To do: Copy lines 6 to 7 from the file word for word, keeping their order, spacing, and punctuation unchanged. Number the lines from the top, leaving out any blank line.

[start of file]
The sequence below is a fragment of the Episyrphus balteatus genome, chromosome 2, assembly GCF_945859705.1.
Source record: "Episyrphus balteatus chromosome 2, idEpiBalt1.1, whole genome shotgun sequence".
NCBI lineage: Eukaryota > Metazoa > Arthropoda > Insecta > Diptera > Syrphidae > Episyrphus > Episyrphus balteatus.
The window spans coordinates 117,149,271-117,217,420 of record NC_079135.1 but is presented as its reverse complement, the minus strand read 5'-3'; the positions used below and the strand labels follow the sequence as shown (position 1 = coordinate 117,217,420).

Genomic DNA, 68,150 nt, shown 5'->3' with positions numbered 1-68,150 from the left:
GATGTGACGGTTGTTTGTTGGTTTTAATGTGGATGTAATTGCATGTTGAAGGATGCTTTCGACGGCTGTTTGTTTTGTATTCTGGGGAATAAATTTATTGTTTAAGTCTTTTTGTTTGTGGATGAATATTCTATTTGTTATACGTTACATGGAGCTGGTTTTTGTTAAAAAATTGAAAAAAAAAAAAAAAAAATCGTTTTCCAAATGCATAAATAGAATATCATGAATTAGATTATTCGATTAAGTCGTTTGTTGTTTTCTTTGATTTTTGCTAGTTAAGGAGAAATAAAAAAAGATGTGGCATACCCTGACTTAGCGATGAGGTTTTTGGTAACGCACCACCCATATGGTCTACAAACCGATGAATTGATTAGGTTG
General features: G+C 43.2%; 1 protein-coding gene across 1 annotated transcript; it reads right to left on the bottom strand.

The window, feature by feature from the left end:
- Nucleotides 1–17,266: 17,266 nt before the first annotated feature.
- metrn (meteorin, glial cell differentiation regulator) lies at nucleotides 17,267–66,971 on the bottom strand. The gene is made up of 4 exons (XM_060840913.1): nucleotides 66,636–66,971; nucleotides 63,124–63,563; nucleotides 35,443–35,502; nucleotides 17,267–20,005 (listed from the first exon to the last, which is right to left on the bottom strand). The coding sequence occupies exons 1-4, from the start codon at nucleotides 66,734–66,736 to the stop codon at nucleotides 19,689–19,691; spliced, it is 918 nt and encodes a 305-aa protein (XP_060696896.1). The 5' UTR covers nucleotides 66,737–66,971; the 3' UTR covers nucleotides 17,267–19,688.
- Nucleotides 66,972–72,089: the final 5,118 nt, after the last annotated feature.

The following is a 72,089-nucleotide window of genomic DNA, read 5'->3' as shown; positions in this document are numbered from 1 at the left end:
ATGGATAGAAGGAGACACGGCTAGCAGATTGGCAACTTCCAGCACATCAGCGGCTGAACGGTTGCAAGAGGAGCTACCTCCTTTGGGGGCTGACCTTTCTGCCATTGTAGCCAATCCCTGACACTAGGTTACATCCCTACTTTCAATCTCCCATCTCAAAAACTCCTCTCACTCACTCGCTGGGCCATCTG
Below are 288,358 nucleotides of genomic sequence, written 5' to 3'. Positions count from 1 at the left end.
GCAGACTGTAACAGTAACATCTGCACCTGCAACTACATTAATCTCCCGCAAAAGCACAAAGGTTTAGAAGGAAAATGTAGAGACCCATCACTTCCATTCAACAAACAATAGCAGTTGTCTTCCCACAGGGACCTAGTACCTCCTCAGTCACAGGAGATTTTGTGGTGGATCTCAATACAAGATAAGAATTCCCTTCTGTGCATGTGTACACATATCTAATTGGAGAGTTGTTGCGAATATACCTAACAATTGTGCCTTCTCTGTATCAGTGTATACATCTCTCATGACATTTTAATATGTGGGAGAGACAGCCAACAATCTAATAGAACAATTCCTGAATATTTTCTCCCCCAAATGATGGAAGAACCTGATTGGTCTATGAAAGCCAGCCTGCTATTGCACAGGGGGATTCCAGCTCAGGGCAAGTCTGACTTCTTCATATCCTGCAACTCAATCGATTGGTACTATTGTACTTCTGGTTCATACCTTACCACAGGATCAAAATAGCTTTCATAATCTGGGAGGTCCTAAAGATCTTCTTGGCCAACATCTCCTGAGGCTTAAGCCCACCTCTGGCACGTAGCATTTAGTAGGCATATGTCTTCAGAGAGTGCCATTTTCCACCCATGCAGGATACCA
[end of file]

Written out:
GATGTGACGGTTGTTTGTTGGTTTTAATGTGGATGTAATTGCATGTTGAAGGATGCTTTCGACGGCTGTTTGTTTTGTATTCTGGGGAATAAATTTATTGTTTAAGTCTTTTTGTTTGTGGATGAATATTCTATTTGTTATACGTTACATGGAGCTGGTTTTTGTTAAAAAATTGAAAAAAAAAAAAAAAAAATCGTTTTCCAAATGCATAAATAGAATATCATGAATTAGATTATTCGATTAAGTCGTTTGTTGTTTTCTTTGATTTTTGCTAGTTAAGGAGAAATAAAAAAAGATGTGGCATACCCTGACTTAGCGATGAGGTTTTTGGTAACGCACCACCCATATGGTCTACAAACCGATGAATTGATTAGGTTG
General features: G+C 43.2%; 1 protein-coding gene across 1 annotated transcript; it reads right to left on the bottom strand.